The REAL News Network, October 11, 2018
The IPCC’s new report says we could face irreversible consequences of climate change by as soon as 2030, but a coordinating lead author of the report says policymakers, businesses, and individuals can still make big changes to protect our future
DHARNA NOOR: It’s The Real News, I’m Dharna Noor.
A new report from the Intergovernmental Panel on Climate Change says governments, businesses, policy-makers and individuals must take “rapid, far-reaching and unprecedented action in all aspects of society to avoid climate disaster.” Three years ago, under the Paris climate accord, countries agreed to aim to limit global warming to 2 degrees Celsius above pre-industrial levels and set 1.5 degrees Celsius as an aspirational target. But this new report says 1.5 degrees of warming could be catastrophic, and we might get there as soon as 2030.
Now joining me to talk about this is one of the contributors to the report, Heleen de Coninck is associate professor in Innovation Studies at the Environmental Science Department at Radboud University’s Faculty of Science. She was a coordinating lead author on this special IPCC report. Thanks for coming on today.
HELEEN DE CONINCK: My pleasure.
DHARNA NOOR: So Helen, this report was written at the request of countries that signed 2015’s Paris Climate Accord, which again, set 1.5 degrees of warming as a safe target to stay under 2 degrees. Talk about what happens when we hit that 1.5 degrees Celsius, and is the question if or when? Is it an inevitability?
HELEEN DE CONINCK: So, the parties in the Paris Indeed have asked for these reports to answer that question whether they can still make the 1.5 degree targets or limits, and how that would compare to limiting global warming to 2 degrees. The Paris agreement says that we, as a world, should stay well below 2 degrees temperature rise compared to pre-industrial, and strive for 1.5 degree temperature rise. In terms of the difference in impacts, this report really has added lot to the understanding of that. For instance, we know now that under a 2-degree limit, pretty much all coral reefs in the world will just die. Under a 1.5-degree limit, some of them would still be left.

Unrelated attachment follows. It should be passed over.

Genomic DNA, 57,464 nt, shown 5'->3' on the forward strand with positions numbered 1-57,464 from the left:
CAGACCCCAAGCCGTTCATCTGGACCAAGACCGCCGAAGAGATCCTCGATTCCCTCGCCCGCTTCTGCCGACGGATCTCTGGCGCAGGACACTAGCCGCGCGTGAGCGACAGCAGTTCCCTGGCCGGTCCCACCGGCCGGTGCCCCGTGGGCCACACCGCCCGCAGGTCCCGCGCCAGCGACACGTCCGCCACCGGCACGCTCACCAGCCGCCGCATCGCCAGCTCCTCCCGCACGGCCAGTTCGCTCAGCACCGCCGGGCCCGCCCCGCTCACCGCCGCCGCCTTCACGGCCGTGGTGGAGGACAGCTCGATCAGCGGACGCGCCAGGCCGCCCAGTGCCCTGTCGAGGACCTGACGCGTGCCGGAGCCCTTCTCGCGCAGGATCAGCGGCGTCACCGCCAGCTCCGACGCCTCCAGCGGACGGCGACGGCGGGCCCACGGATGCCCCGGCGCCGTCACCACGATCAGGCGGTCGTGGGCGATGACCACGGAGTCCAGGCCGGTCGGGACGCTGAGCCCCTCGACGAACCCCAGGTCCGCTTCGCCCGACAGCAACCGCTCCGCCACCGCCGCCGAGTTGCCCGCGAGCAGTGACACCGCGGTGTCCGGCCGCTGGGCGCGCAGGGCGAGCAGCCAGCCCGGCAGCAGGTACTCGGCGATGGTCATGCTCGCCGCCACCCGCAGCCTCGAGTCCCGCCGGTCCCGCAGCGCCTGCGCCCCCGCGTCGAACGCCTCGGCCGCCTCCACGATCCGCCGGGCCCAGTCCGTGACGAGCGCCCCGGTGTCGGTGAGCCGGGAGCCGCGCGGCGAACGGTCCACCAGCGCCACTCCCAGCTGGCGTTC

Another example is sea level rise, which is very important for my own country. I’m from the Netherlands, and a large part of the Netherlands is below sea level. So, sea level rise is a big risk. At the end of this century, by the 2100s, sea level rise will be 10 centimeters less under a 1.5-degree scenario than under a two degree scenario. Globally, that would mean that at least 10 million people fewer would be affected by sea level rise, so this is a really significant reduction in the impacts. As for whether it’s still possible, the report concludes that it’s still possible. We’re not geophysically committed to exceeding the 1.5-degree limits. So, that’s the good news. This, by the way, includes potential scenarios that would slightly overshoot 1.5 degrees and then go back down, but would be under 1.5 degrees by the end of the century, so by 2100.
The bad news is that it would really take a tremendous effort, pretty much everyone in the world, including every business, every country, every financial institution and every community to help us stay below that target. The issue is that our economic activities are so intertwined with greenhouse gas emissions and energy use, particularly fossil energy use, that it’s very difficult to change all those activities at such short notice, as would be required for the one-and-a-halfdegree limits. So it’s a bit of a mixed message. We need a lot of effort to remain below 1.5 degrees. It’s still possible, and if you look at the impacts, it’s up for the politicians to decide, of course, but we are basically presenting a case in this IPCC report that it might be worth going for a 1.5 degree targets relative to a 2 degrees target.
DHARNA NOOR: To that point, this report is being called the IPCC’s most political report yet, and you are one of the lead authors of the report’s chapter on emission control measures. What kinds of measures do policymakers need to take in order to curb emissions?